2. Knowing your rights
There are laws that protect the rights of disabled people in the UK, and it can be helpful to know these when taking a holiday. Under the Equality Act in England and Wales, and the Disability Discrimination Act in Northern Ireland, UK businesses have to make 'reasonable adjustments' to make their services accessible to disabled people. Dementia is classed as a disability for the purposes of these laws, even though many people with dementia would not see themselves as 'disabled'.
These laws require service providers in the UK (for example, travel agents, train companies and hotels) to remove any barriers that prevent disabled people from accessing their services. This might refer to physical barriers - for example, it might mean removing steps from entrances. The Equality Act and Disability Discrimination Act do not just cover physical access, however. Making sure that a person can access a service may range from providing wheelchair ramps to helping someone get off a train at the correct station and waiting with them until their family or friends arrive.
The law also states that service providers are not allowed to treat a disabled person less favourably than someone without a disability. If you ask for a room with an accessible shower, for example, they can't charge you more for it.
It is important to be aware of these laws, and if you feel you are having problems accessing services or are being treated unfavourably, you should speak to the company directly. If through speaking to them you cannot get the problem resolved, consider putting in a complaint about the treatment that you have received. These laws only cover the UK , so only services within these countries are affected. This means that air transport is not covered. However, a European directive (a piece of EU law) requires various service providers - such as airport managers, airlines, tour operators and travel agents - to be trained in disability awareness and disability equality. This directive is called Access to air travel for disabled persons and persons with reduced mobility. However, vessels such as cruise ships are not covered by this law if they travel more than 12 miles from UK coastlines.
On the whole, most travel companies are aware of the needs of their passengers with disabilities. Whatever kind of break you are taking (whether or not it is within the UK and covered by the Equality Act or Disability Discrimination Act), you should contact all the companies involved beforehand. It helps to make a list of your specific requirements and ask how they can help you with each of them.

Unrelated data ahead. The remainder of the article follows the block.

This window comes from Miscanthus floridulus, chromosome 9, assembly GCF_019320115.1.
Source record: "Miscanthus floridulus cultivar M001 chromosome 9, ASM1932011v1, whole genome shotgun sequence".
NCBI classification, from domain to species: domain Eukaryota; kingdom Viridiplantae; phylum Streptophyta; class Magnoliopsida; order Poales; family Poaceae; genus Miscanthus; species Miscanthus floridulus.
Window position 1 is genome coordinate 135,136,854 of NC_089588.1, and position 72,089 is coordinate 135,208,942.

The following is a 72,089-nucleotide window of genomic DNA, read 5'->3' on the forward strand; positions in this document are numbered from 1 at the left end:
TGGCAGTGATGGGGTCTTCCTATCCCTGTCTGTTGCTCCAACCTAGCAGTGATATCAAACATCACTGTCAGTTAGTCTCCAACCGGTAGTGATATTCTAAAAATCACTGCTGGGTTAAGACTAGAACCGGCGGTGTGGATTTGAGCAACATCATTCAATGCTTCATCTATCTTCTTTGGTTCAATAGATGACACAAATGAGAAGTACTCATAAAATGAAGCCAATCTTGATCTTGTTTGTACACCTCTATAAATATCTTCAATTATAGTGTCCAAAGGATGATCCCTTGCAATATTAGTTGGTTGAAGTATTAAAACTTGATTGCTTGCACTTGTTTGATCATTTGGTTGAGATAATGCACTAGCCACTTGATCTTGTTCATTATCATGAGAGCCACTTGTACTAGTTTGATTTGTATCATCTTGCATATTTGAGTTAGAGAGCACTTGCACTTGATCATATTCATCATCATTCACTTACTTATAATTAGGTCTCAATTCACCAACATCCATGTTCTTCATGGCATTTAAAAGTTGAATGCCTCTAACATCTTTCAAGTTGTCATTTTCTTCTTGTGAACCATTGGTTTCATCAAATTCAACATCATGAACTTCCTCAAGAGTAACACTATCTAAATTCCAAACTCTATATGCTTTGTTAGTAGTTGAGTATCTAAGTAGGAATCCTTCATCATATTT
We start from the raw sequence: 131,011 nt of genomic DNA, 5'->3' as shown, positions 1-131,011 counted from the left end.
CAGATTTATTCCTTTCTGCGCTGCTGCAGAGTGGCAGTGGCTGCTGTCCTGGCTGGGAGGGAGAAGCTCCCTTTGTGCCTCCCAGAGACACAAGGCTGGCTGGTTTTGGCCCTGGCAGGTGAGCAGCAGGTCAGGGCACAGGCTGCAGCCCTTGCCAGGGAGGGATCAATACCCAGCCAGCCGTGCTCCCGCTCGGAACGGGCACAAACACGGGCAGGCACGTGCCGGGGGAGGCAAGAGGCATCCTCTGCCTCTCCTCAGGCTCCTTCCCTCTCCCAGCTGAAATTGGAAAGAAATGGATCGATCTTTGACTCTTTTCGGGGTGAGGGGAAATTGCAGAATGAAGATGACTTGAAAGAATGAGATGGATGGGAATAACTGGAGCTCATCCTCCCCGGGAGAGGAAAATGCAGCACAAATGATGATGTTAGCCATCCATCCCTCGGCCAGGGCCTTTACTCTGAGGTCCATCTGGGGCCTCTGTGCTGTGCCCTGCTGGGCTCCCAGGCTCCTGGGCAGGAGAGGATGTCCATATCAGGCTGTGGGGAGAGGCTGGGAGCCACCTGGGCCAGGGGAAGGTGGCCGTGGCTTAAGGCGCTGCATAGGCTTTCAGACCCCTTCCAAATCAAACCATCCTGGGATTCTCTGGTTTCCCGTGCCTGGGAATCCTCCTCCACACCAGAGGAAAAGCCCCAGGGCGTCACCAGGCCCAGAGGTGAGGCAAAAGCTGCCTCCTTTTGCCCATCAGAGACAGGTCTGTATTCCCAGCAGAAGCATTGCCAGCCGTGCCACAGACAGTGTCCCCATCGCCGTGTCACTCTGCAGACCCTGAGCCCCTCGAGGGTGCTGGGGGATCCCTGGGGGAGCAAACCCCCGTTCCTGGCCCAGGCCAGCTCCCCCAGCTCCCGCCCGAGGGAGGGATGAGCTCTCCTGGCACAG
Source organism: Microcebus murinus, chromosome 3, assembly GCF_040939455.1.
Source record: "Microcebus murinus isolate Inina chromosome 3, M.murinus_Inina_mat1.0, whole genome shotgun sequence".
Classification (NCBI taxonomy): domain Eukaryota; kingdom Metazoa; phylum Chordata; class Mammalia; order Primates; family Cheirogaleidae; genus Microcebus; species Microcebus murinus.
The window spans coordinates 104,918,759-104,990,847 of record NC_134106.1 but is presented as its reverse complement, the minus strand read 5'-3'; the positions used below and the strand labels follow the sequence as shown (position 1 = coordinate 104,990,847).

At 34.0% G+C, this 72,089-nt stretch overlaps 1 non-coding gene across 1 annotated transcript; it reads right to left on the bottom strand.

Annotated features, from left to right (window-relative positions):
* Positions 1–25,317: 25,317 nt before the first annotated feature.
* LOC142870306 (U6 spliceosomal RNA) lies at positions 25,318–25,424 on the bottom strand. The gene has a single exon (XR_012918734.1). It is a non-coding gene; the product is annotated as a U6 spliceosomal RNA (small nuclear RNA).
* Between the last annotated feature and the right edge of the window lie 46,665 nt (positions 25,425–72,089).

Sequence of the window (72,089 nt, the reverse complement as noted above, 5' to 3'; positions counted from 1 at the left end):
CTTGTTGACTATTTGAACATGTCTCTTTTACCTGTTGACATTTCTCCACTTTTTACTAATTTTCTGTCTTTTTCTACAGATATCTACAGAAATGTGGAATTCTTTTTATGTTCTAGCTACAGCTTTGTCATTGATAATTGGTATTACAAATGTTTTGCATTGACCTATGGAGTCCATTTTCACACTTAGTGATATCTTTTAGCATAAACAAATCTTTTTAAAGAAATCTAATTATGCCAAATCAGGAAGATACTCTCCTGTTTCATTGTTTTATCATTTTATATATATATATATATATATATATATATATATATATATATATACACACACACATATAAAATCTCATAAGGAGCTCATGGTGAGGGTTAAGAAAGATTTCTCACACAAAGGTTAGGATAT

Preparing and packing
The earlier you start preparing for your holiday, the less stressful it will be. You should allow plenty of time to organise things like passports, insurance, medicines and visas (if necessary).
When packing, it can be helpful to write a list of everything you are taking with you. This should say how many pieces of luggage there are and what is in each of them. Each person should carry one copy of the list with them, and another copy can also be left with someone at home.
Make sure all luggage is clearly labelled with your name and address. Also, put a sheet of paper with your name and address on it inside each separate bag or suitcase, in case luggage labels are removed or lost.
There are various different pieces of assistive technology or aids that might help if someone becomes disorientated in an unfamiliar environment. You should talk to an occupational therapist if you think any of these could be useful. There is also information in the page: Assistive technology - devices to help with everyday living.
Passport and other identification documents
Anyone travelling outside the UK needs a valid passport. Even for flights within the UK, most airlines require a passport, or another identity document that includes a photograph.